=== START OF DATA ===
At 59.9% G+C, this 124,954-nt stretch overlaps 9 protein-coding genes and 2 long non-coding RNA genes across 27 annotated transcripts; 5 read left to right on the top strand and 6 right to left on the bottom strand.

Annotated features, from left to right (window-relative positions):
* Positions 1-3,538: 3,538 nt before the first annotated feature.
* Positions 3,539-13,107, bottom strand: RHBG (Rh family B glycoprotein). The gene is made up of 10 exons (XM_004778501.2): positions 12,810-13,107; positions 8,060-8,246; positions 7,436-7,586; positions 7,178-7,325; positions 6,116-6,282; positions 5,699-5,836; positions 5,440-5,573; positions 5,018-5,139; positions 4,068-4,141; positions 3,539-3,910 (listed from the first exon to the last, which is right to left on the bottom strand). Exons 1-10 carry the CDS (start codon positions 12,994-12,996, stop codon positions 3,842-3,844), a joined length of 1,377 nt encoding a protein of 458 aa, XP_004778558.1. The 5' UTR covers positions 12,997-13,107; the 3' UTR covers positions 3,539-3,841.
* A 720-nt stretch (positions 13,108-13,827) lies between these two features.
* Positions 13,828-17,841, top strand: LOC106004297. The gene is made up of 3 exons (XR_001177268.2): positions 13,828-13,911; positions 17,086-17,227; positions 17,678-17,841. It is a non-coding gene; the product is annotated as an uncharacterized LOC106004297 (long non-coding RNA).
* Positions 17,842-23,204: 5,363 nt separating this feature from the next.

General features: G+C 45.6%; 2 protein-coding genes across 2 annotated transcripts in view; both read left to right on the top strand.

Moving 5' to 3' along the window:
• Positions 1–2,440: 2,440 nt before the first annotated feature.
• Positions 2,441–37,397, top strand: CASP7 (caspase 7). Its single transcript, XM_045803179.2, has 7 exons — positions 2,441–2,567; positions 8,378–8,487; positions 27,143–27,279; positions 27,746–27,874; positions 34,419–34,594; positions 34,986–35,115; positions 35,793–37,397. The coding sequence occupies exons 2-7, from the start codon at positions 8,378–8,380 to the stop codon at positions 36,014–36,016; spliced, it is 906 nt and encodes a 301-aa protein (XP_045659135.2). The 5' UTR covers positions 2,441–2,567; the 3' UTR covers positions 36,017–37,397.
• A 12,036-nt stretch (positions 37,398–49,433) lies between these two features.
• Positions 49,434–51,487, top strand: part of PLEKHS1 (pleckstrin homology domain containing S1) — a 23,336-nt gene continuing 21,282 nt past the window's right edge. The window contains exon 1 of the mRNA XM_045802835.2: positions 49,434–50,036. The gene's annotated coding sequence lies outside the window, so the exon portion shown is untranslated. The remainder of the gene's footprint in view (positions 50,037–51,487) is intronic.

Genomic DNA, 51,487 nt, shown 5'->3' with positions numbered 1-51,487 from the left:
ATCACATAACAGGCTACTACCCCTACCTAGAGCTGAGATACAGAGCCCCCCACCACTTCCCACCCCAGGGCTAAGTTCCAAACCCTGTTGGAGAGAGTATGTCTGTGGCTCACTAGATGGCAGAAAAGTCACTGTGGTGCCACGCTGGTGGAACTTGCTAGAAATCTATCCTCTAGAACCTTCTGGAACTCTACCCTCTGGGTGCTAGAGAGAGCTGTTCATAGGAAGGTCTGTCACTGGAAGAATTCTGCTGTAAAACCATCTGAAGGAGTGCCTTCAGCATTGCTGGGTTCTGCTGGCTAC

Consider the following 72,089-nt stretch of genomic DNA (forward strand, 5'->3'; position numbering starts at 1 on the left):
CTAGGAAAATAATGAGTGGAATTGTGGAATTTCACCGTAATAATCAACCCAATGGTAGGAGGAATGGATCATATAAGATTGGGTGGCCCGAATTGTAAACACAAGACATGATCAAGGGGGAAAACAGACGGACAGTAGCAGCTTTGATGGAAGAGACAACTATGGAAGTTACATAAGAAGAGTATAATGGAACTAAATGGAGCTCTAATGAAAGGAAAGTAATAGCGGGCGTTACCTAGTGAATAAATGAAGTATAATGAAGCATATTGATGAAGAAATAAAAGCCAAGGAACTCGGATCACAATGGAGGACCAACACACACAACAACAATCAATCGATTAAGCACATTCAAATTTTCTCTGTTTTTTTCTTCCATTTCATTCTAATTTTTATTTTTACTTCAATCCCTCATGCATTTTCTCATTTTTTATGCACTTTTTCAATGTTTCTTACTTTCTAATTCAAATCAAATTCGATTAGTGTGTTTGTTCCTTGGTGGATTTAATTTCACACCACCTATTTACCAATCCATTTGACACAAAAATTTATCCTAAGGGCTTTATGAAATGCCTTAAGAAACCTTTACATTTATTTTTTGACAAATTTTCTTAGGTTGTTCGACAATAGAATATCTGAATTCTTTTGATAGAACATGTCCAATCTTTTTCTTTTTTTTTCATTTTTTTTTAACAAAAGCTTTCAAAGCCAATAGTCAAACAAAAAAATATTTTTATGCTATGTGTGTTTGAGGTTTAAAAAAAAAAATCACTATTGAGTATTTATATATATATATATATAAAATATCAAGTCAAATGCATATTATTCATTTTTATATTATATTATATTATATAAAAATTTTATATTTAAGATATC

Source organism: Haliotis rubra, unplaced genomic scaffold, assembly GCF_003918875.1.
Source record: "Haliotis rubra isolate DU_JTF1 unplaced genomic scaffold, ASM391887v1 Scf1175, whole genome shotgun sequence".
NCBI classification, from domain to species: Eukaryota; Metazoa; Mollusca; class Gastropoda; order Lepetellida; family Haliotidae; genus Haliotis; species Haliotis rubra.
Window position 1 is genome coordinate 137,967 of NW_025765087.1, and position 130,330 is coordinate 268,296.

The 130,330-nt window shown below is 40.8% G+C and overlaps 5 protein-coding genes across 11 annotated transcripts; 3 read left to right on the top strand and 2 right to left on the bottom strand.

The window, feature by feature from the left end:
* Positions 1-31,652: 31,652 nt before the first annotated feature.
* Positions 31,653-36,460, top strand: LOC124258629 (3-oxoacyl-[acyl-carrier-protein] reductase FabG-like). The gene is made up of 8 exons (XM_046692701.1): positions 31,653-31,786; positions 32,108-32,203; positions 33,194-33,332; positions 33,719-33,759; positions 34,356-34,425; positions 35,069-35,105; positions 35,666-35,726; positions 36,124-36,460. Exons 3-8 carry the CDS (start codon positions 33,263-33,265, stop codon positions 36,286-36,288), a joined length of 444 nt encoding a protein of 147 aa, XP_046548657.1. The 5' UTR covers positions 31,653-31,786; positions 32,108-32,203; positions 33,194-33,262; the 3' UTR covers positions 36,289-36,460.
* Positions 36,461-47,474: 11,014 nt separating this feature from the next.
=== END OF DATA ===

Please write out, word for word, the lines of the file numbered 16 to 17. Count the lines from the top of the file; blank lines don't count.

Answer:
Consider the following 72,089-nt stretch of genomic DNA (forward strand, 5'->3'; position numbering starts at 1 on the left):
CTAGGAAAATAATGAGTGGAATTGTGGAATTTCACCGTAATAATCAACCCAATGGTAGGAGGAATGGATCATATAAGATTGGGTGGCCCGAATTGTAAACACAAGACATGATCAAGGGGGAAAACAGACGGACAGTAGCAGCTTTGATGGAAGAGACAACTATGGAAGTTACATAAGAAGAGTATAATGGAACTAAATGGAGCTCTAATGAAAGGAAAGTAATAGCGGGCGTTACCTAGTGAATAAATGAAGTATAATGAAGCATATTGATGAAGAAATAAAAGCCAAGGAACTCGGATCACAATGGAGGACCAACACACACAACAACAATCAATCGATTAAGCACATTCAAATTTTCTCTGTTTTTTTCTTCCATTTCATTCTAATTTTTATTTTTACTTCAATCCCTCATGCATTTTCTCATTTTTTATGCACTTTTTCAATGTTTCTTACTTTCTAATTCAAATCAAATTCGATTAGTGTGTTTGTTCCTTGGTGGATTTAATTTCACACCACCTATTTACCAATCCATTTGACACAAAAATTTATCCTAAGGGCTTTATGAAATGCCTTAAGAAACCTTTACATTTATTTTTTGACAAATTTTCTTAGGTTGTTCGACAATAGAATATCTGAATTCTTTTGATAGAACATGTCCAATCTTTTTCTTTTTTTTTCATTTTTTTTTAACAAAAGCTTTCAAAGCCAATAGTCAAACAAAAAAATATTTTTATGCTATGTGTGTTTGAGGTTTAAAAAAAAAAATCACTATTGAGTATTTATATATATATATATATAAAATATCAAGTCAAATGCATATTATTCATTTTTATATTATATTATATTATATAAAAATTTTATATTTAAGATATC